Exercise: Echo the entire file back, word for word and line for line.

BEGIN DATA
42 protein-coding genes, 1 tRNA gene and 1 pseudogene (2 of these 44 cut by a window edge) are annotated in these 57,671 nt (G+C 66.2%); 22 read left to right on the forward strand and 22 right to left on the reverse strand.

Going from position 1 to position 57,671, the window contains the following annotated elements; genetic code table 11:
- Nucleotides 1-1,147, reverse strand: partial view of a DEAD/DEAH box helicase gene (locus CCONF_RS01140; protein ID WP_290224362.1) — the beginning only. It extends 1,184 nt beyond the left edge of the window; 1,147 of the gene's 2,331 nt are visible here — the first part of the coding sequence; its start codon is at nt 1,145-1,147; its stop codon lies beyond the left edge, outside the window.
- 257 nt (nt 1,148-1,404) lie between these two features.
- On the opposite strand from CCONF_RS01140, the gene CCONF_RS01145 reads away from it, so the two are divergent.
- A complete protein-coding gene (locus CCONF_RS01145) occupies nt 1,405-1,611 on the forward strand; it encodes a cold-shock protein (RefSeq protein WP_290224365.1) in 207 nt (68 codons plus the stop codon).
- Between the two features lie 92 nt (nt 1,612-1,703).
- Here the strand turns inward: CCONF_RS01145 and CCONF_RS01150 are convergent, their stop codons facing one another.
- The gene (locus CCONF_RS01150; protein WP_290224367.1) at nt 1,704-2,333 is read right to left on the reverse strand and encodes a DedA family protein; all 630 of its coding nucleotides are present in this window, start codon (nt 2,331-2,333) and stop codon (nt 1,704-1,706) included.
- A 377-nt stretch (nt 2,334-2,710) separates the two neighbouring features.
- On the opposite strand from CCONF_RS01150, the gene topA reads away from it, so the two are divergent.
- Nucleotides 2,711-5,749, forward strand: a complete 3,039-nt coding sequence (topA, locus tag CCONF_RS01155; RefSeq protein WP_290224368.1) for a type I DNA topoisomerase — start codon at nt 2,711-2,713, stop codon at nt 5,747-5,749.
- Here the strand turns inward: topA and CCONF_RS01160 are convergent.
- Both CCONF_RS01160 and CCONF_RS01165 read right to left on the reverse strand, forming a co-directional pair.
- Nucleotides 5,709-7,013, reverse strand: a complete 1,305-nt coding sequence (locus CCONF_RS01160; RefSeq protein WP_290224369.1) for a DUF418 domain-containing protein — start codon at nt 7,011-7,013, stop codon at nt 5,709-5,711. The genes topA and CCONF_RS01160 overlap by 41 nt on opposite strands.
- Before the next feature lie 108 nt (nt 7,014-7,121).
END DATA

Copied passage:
42 protein-coding genes, 1 tRNA gene and 1 pseudogene (2 of these 44 cut by a window edge) are annotated in these 57,671 nt (G+C 66.2%); 22 read left to right on the forward strand and 22 right to left on the reverse strand.

Going from position 1 to position 57,671, the window contains the following annotated elements; genetic code table 11:
- Nucleotides 1-1,147, reverse strand: partial view of a DEAD/DEAH box helicase gene (locus CCONF_RS01140; protein ID WP_290224362.1) — the beginning only. It extends 1,184 nt beyond the left edge of the window; 1,147 of the gene's 2,331 nt are visible here — the first part of the coding sequence; its start codon is at nt 1,145-1,147; its stop codon lies beyond the left edge, outside the window.
- 257 nt (nt 1,148-1,404) lie between these two features.
- On the opposite strand from CCONF_RS01140, the gene CCONF_RS01145 reads away from it, so the two are divergent.
- A complete protein-coding gene (locus CCONF_RS01145) occupies nt 1,405-1,611 on the forward strand; it encodes a cold-shock protein (RefSeq protein WP_290224365.1) in 207 nt (68 codons plus the stop codon).
- Between the two features lie 92 nt (nt 1,612-1,703).
- Here the strand turns inward: CCONF_RS01145 and CCONF_RS01150 are convergent, their stop codons facing one another.
- The gene (locus CCONF_RS01150; protein WP_290224367.1) at nt 1,704-2,333 is read right to left on the reverse strand and encodes a DedA family protein; all 630 of its coding nucleotides are present in this window, start codon (nt 2,331-2,333) and stop codon (nt 1,704-1,706) included.
- A 377-nt stretch (nt 2,334-2,710) separates the two neighbouring features.
- On the opposite strand from CCONF_RS01150, the gene topA reads away from it, so the two are divergent.
- Nucleotides 2,711-5,749, forward strand: a complete 3,039-nt coding sequence (topA, locus tag CCONF_RS01155; RefSeq protein WP_290224368.1) for a type I DNA topoisomerase — start codon at nt 2,711-2,713, stop codon at nt 5,747-5,749.
- Here the strand turns inward: topA and CCONF_RS01160 are convergent.
- Both CCONF_RS01160 and CCONF_RS01165 read right to left on the reverse strand, forming a co-directional pair.
- Nucleotides 5,709-7,013, reverse strand: a complete 1,305-nt coding sequence (locus CCONF_RS01160; RefSeq protein WP_290224369.1) for a DUF418 domain-containing protein — start codon at nt 7,011-7,013, stop codon at nt 5,709-5,711. The genes topA and CCONF_RS01160 overlap by 41 nt on opposite strands.
- Before the next feature lie 108 nt (nt 7,014-7,121).